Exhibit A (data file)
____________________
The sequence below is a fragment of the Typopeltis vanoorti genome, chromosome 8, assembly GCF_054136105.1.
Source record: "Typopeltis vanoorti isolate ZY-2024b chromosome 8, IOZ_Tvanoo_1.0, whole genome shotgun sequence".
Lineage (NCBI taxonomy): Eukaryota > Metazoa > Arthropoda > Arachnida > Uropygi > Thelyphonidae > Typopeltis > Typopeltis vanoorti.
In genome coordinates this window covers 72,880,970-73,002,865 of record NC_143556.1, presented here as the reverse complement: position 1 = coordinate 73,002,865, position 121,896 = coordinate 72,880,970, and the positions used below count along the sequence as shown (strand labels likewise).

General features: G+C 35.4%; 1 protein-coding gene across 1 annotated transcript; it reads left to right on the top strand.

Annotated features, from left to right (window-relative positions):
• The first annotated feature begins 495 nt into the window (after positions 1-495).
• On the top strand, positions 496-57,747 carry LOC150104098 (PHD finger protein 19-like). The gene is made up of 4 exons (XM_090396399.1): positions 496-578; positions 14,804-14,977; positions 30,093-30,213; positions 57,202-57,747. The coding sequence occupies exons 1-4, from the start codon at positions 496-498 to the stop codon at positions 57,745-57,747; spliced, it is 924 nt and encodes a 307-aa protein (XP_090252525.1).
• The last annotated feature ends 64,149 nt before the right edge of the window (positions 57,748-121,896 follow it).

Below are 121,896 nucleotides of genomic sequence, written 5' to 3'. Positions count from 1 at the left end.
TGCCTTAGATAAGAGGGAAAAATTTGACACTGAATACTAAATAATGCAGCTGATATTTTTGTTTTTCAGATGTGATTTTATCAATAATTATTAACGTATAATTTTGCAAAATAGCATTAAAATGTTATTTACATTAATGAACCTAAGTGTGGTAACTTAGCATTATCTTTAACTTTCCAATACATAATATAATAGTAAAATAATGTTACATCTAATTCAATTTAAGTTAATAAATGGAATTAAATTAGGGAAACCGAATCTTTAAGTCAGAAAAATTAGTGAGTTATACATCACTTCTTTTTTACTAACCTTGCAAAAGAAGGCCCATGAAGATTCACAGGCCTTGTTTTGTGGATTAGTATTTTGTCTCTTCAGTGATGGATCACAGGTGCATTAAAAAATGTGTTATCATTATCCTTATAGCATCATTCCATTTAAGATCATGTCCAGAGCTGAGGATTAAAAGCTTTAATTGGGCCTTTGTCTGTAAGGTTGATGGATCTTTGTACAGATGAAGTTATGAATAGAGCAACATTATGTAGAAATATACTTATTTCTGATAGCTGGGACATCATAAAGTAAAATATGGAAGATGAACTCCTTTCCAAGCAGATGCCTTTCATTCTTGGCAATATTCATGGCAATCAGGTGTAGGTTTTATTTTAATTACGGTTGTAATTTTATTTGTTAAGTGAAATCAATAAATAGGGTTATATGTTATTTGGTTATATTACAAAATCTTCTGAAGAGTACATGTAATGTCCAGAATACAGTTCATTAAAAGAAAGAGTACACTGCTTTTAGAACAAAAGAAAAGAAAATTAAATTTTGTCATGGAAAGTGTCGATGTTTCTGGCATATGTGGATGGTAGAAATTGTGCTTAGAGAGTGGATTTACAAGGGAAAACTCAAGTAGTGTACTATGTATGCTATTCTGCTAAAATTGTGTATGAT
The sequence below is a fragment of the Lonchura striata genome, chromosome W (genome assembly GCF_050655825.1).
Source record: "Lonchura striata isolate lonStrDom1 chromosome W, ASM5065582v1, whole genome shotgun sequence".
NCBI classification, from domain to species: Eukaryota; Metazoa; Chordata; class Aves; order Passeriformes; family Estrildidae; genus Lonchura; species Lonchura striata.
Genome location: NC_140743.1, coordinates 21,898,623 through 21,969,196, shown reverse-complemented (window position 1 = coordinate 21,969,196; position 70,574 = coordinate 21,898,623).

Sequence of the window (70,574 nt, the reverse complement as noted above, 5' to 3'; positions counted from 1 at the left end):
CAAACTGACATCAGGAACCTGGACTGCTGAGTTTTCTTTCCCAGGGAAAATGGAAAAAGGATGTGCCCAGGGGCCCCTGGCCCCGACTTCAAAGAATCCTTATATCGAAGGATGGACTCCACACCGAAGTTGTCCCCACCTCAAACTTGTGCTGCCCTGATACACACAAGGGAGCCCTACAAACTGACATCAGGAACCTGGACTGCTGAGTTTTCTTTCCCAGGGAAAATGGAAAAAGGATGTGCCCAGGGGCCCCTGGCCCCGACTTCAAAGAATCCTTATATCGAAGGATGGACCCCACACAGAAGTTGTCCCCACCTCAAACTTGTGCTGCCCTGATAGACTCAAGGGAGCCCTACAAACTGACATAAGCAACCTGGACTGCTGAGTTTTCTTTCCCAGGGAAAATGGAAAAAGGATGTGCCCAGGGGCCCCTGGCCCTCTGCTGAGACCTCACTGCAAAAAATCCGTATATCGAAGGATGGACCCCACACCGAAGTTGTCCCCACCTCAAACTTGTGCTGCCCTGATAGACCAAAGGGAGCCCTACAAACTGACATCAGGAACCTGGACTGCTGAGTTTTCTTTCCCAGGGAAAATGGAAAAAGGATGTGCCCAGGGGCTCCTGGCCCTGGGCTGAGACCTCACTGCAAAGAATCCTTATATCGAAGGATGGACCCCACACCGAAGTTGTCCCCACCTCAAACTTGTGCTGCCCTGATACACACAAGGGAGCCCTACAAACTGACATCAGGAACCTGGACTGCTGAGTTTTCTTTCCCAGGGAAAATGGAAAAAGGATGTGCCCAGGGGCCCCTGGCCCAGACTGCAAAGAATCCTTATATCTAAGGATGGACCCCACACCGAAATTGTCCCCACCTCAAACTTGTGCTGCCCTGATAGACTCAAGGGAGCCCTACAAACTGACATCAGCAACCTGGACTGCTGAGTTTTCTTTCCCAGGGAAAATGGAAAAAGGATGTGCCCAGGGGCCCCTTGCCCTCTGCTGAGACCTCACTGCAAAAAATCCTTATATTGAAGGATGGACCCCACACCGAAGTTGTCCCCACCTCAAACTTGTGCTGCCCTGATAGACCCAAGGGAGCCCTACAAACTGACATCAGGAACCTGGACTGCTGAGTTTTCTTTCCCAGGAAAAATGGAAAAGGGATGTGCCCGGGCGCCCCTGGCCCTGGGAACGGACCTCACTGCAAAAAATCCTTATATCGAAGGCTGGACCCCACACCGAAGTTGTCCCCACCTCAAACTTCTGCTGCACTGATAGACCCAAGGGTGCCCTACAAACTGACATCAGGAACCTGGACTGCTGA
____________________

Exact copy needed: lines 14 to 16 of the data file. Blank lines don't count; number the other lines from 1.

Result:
NCBI classification, from domain to species: Eukaryota; Metazoa; Chordata; class Aves; order Passeriformes; family Estrildidae; genus Lonchura; species Lonchura striata.
Genome location: NC_140743.1, coordinates 21,898,623 through 21,969,196, shown reverse-complemented (window position 1 = coordinate 21,969,196; position 70,574 = coordinate 21,898,623).

Sequence of the window (70,574 nt, the reverse complement as noted above, 5' to 3'; positions counted from 1 at the left end):